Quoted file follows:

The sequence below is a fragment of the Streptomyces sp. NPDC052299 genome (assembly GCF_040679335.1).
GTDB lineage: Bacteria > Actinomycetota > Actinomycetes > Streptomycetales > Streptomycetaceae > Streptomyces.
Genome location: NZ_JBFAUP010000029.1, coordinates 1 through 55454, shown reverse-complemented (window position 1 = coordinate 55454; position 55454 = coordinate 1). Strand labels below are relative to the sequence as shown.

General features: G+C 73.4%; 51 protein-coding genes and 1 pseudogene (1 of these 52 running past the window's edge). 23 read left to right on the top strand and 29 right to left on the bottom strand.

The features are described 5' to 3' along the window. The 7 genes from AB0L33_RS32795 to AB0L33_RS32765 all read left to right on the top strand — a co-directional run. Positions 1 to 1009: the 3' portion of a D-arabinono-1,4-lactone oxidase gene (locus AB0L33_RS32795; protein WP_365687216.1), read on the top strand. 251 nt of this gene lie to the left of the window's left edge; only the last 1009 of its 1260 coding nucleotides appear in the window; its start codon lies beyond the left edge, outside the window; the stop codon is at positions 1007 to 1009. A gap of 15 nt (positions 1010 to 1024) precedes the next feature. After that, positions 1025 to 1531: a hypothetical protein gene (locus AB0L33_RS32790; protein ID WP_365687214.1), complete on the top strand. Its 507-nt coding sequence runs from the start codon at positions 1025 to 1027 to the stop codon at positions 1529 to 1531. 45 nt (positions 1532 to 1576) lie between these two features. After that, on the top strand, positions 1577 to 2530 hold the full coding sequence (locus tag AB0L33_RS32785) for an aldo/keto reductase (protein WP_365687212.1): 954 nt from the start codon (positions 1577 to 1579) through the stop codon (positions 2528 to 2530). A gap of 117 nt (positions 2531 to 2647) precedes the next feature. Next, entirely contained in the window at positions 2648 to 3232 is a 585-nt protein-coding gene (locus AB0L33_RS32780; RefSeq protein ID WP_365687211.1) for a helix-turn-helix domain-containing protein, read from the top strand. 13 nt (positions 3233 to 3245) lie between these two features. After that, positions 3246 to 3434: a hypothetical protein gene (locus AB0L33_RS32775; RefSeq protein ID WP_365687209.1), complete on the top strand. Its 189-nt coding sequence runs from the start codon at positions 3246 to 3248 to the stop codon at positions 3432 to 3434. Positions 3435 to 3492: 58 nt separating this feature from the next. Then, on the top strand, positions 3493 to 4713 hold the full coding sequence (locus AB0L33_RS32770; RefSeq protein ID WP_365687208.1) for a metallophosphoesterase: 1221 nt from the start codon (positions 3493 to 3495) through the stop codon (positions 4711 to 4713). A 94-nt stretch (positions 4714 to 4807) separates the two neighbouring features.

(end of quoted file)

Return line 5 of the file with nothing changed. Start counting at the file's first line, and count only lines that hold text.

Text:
The features are described 5' to 3' along the window. The 7 genes from AB0L33_RS32795 to AB0L33_RS32765 all read left to right on the top strand — a co-directional run. Positions 1 to 1009: the 3' portion of a D-arabinono-1,4-lactone oxidase gene (locus AB0L33_RS32795; protein WP_365687216.1), read on the top strand. 251 nt of this gene lie to the left of the window's left edge; only the last 1009 of its 1260 coding nucleotides appear in the window; its start codon lies beyond the left edge, outside the window; the stop codon is at positions 1007 to 1009. A gap of 15 nt (positions 1010 to 1024) precedes the next feature. After that, positions 1025 to 1531: a hypothetical protein gene (locus AB0L33_RS32790; protein ID WP_365687214.1), complete on the top strand. Its 507-nt coding sequence runs from the start codon at positions 1025 to 1027 to the stop codon at positions 1529 to 1531. 45 nt (positions 1532 to 1576) lie between these two features. After that, on the top strand, positions 1577 to 2530 hold the full coding sequence (locus tag AB0L33_RS32785) for an aldo/keto reductase (protein WP_365687212.1): 954 nt from the start codon (positions 1577 to 1579) through the stop codon (positions 2528 to 2530). A gap of 117 nt (positions 2531 to 2647) precedes the next feature. Next, entirely contained in the window at positions 2648 to 3232 is a 585-nt protein-coding gene (locus AB0L33_RS32780; RefSeq protein ID WP_365687211.1) for a helix-turn-helix domain-containing protein, read from the top strand. 13 nt (positions 3233 to 3245) lie between these two features. After that, positions 3246 to 3434: a hypothetical protein gene (locus AB0L33_RS32775; RefSeq protein ID WP_365687209.1), complete on the top strand. Its 189-nt coding sequence runs from the start codon at positions 3246 to 3248 to the stop codon at positions 3432 to 3434. Positions 3435 to 3492: 58 nt separating this feature from the next. Then, on the top strand, positions 3493 to 4713 hold the full coding sequence (locus AB0L33_RS32770; RefSeq protein ID WP_365687208.1) for a metallophosphoesterase: 1221 nt from the start codon (positions 3493 to 3495) through the stop codon (positions 4711 to 4713). A 94-nt stretch (positions 4714 to 4807) separates the two neighbouring features.